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Fuel for Thought:The Power of Feedback!

Feedback serves as a catalyst for organisational transformation, offering valuable insights into strengths and areas needing improvement.


Embraced constructively, feedback fosters a culture of continuous learning and adaptation, driving meaningful change within the organisation. Feedback is more effective when it is timely, truthful, specific, unassuming, and positive. Feedback can also be a source of motivation and support for people.

 

Which feedback model do you normally default to?

Why not try something new this week. 

Appreciative Feedback: Emphasizes strengths and positive aspects of performance to reinforce desired behaviours and achievements.


Corrective Feedback: Identifies areas for improvement or correction in performance, aiming to address weaknesses or errors constructively.


Developmental Feedback: Focuses on providing guidance and support for growth and skill enhancement, nurturing individuals' professional development and potential.

I had two examples of the power of feedback this past week. 

 

1. “You are a brilliant singer. Well Done!”


As you know last week was a busy week, but I managed to carve out enough time to see my husband play one of his gigs. Its always nice to hear him play/sing – I’m such a groupie. 

Anyway, during a break, he came off stage and showed me a piece of paper. With a big smiling face, he turned to me and said “I needed that tonight.”

 

It turned out that a family visiting the area had brought their children out for some dinner. The kids had loved the music so much! They had dance, clapped and sung in that way that only kids do when they don’t know what embarrassing is. They were so impressed that just before they left the little girl handed my husband a note. (I love the Well Done! & 3 ticks.)

Children's feedback hand drawn note "You are a brillant singer. Well Done!" with 3 ticks and child on Barbie lined paper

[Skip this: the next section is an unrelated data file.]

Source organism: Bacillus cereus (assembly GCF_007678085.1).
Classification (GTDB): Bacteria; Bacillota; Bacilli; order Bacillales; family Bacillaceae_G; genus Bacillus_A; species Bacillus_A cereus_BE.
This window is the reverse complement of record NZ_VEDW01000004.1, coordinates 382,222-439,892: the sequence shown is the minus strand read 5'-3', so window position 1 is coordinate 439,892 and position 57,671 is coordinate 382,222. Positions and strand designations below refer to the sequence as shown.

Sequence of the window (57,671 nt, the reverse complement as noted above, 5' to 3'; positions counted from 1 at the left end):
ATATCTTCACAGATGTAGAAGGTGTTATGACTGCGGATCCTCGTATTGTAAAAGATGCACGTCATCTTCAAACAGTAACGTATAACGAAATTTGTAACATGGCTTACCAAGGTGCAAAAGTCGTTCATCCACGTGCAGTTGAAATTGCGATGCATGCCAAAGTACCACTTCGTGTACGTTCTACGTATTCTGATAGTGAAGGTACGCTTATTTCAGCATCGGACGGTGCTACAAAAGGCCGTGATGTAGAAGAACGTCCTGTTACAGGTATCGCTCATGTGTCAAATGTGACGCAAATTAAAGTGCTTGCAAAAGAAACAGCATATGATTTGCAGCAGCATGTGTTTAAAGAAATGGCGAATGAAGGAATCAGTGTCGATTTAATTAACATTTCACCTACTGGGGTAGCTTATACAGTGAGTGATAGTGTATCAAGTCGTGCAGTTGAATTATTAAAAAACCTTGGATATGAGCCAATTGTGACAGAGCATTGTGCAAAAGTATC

He was so proud of the note. It really did make his day. 

What a wonderful gift that little girl gave him. I bet her parents were also a little proud of their daughter too.  

 

2. Culture of feedback


Feedback ticks for different expressions on chalk board

Feedback also came up as a subject at a client’s off-site training day this week 

It became obvious over the course of the day that the organisation was missing the power of feedback. The lack of constructive feedback was hindering the organisation transforming. The leadership lacked confidence in giving feedback. They felt awkward, nervous, and negative about the subject. Their teams had never really experienced consistent feedback (positive or negative) so they weren’t use to it either.


A culture of avoiding conflict was established and I have to say, people were a little blind to what was really happening in the organisation. They didn’t grasp the reality (warts and all) of their current position.  Reflecting on our session and my feedback to them, the leadership team decided feedback was too important to ignore for much longer. So they to get some training and committed to improving the activity.


I’m going to help them make this happen but if you want some additional information on feedback models, hints and tips on how to develop a culture of feedback etc – just email me I’d be happy to help you too. 

 

When was the last time you gave someone feedback? How consistent are you?

What do you need to give someone in terms of feedback? 

How can you make someone’s day by feedback on something they are brilliant at? 

How can we make feedback a more positive experience for everyone. 

 

I personally love getting feedback. I think it’s so important for our growth. Its like gold dust to me. 


So come on guys, give me your feedback. We have recently changed the #weeklyNRG and we want to know if we are hitting the mark for you. 

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